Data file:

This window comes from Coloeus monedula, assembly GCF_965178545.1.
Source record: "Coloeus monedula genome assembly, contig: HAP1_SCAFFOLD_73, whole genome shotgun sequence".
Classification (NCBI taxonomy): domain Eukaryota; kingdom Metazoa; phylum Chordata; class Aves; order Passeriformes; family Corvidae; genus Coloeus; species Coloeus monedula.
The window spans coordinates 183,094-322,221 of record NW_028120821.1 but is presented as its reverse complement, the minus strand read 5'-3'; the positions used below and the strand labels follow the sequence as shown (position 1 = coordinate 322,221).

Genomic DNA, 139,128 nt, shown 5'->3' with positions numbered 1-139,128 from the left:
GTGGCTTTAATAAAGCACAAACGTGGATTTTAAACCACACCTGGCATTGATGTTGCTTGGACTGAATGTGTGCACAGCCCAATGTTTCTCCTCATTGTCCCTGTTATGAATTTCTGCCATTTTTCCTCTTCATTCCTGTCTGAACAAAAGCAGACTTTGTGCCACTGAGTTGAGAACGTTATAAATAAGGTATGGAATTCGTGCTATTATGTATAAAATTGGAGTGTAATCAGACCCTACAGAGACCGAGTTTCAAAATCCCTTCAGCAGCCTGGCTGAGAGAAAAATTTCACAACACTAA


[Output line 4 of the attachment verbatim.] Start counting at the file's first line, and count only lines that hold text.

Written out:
The window spans coordinates 183,094-322,221 of record NW_028120821.1 but is presented as its reverse complement, the minus strand read 5'-3'; the positions used below and the strand labels follow the sequence as shown (position 1 = coordinate 322,221).